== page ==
We believe in our senses and intuition. We connect facts and form opinions, our view of the world. We are quick at judging others if they have different perspectives.
A long time ago, in a galaxy far away…
If you have seen “Star Wars: Return of the Jedi”, you probably remember Obi-Wan Kenobi explaining to young Luke that the good man that was Anakin Skywalker had been replaced by its own Darth Vader alter-ego. So, in a sense, Vader had “killed” its father. “What I told you was true, from a certain point of view.”
I was not too fond of the argument. It felt like the scriptwriter was cheating! Sugarcoat it all you want; in my book, the Jedi master lied to Luke.
People form their views of the world based on the information they collect. If their sources are truthful, balanced, and do not distort reality by applying their spin to facts, we end up with a well-informed padawan. On the other hand, if your Jedi master acts like master Kenobi we will probably end up with another Darth Vader.
In our time, nearer to our galaxy
I truly appreciate great journalism. However, conveying the truth and telling the story is tough without adding biases. Journalists are human; they work on incomplete information, connect the dots, and are always influenced by their own beliefs.
The final news recipients have some dot-connecting to do on their own. If they are fed false information and honestly believe their sources, the result is a tragedy. In a Pandemic, it is deadly.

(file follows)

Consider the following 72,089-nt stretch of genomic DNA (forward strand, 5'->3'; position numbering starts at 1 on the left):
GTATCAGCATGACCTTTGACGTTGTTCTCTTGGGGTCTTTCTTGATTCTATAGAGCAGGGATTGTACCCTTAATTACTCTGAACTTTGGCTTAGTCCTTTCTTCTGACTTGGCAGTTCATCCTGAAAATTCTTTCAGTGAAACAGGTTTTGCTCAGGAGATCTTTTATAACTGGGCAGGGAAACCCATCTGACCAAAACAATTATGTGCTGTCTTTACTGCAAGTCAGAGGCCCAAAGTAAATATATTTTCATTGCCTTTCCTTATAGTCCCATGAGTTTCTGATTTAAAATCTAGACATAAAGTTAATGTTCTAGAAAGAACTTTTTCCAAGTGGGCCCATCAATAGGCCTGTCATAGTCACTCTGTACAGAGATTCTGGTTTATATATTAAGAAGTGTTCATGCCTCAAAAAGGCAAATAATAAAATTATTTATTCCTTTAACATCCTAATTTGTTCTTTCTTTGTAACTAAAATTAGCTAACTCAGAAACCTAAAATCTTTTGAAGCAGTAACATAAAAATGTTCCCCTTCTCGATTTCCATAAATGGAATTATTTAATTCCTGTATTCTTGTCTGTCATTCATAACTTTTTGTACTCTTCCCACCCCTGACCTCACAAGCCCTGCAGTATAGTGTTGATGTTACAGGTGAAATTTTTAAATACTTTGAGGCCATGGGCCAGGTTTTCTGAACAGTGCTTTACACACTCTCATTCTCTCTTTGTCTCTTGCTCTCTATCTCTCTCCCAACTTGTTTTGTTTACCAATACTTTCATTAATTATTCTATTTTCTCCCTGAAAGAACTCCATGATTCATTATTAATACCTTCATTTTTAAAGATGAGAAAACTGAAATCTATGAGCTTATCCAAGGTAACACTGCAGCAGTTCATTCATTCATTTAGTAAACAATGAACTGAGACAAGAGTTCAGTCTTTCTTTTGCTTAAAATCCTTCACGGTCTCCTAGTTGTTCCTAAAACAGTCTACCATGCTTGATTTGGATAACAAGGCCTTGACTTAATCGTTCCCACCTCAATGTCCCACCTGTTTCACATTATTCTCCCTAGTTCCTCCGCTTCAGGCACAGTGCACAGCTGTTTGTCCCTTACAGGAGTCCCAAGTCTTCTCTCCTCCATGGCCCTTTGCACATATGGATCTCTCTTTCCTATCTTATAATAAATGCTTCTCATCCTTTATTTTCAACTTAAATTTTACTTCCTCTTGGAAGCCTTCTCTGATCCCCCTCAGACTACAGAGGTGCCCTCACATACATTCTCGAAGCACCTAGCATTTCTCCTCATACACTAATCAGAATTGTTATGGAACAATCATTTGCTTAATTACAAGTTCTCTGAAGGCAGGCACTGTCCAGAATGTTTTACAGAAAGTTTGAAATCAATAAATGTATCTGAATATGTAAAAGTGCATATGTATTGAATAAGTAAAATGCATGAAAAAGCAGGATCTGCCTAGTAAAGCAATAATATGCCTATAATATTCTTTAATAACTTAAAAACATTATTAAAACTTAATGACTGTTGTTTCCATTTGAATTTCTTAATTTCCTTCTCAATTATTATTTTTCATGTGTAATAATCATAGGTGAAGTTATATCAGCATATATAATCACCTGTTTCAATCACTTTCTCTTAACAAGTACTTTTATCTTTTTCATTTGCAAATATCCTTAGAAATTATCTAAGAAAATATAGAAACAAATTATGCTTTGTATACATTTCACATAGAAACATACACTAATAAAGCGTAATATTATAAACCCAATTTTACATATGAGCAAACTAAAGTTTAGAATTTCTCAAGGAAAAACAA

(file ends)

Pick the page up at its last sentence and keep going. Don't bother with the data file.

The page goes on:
Is the average Joe to blame for the suicide by choosing the dangerous news outlet or social media friends group?
If you had the same information set, would their views of reality seem so distorted to your eyes?
Your education, or lack thereof, plays a big part in how susceptible you are to false information. The ability and the need to further research what’s handed to you as a fact is something you learn as your education level increases. Can you blame the people who did not benefit from formal education for swallowing outlandish lies? Is common sense supposed to be an effective shield capable of replacing a skill set usually acquired thru the educational system?
You can undoubtedly blame educated people who deliver false information on corporate media on purpose. They know better. They should be accountable for the consequences of their actions.
It takes training to question your own beliefs. You have to keep an open mind to the possibility that you may be wrong. That is the basis of the scientific method. Scientists keep testing their theories; disproving them is part of the process. While we tend to acknowledge the ones that arrive at what looks like the “definitive view” on a subject, the ones that eliminated the wrong views are equally important and not devoid of merit.
Once our view of reality is formed, it will always look truthful. Therefore, people that do not share the same ideas seem dumb.
This article was published on Medium (I am a subscriber and highly recommend it).